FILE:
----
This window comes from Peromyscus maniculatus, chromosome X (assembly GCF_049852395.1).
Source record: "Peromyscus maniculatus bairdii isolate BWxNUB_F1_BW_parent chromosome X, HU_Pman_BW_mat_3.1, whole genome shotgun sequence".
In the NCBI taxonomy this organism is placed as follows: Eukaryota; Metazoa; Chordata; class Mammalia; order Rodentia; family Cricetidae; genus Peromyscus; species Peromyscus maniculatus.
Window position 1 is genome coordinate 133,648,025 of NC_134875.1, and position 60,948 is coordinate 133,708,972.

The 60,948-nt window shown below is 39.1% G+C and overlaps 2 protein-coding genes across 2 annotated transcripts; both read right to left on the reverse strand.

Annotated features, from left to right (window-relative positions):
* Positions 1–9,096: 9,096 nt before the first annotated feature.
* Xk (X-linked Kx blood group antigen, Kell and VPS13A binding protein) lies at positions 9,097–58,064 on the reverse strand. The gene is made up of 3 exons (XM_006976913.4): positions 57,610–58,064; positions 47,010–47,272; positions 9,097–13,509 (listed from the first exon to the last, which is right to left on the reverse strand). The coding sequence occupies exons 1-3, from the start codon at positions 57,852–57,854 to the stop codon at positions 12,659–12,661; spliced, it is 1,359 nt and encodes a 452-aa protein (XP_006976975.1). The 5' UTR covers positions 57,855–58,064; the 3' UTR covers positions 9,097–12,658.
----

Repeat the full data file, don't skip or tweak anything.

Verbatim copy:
This window comes from Peromyscus maniculatus, chromosome X (assembly GCF_049852395.1).
Source record: "Peromyscus maniculatus bairdii isolate BWxNUB_F1_BW_parent chromosome X, HU_Pman_BW_mat_3.1, whole genome shotgun sequence".
In the NCBI taxonomy this organism is placed as follows: Eukaryota; Metazoa; Chordata; class Mammalia; order Rodentia; family Cricetidae; genus Peromyscus; species Peromyscus maniculatus.
Window position 1 is genome coordinate 133,648,025 of NC_134875.1, and position 60,948 is coordinate 133,708,972.

The 60,948-nt window shown below is 39.1% G+C and overlaps 2 protein-coding genes across 2 annotated transcripts; both read right to left on the reverse strand.

Annotated features, from left to right (window-relative positions):
* Positions 1–9,096: 9,096 nt before the first annotated feature.
* Xk (X-linked Kx blood group antigen, Kell and VPS13A binding protein) lies at positions 9,097–58,064 on the reverse strand. The gene is made up of 3 exons (XM_006976913.4): positions 57,610–58,064; positions 47,010–47,272; positions 9,097–13,509 (listed from the first exon to the last, which is right to left on the reverse strand). The coding sequence occupies exons 1-3, from the start codon at positions 57,852–57,854 to the stop codon at positions 12,659–12,661; spliced, it is 1,359 nt and encodes a 452-aa protein (XP_006976975.1). The 5' UTR covers positions 57,855–58,064; the 3' UTR covers positions 9,097–12,658.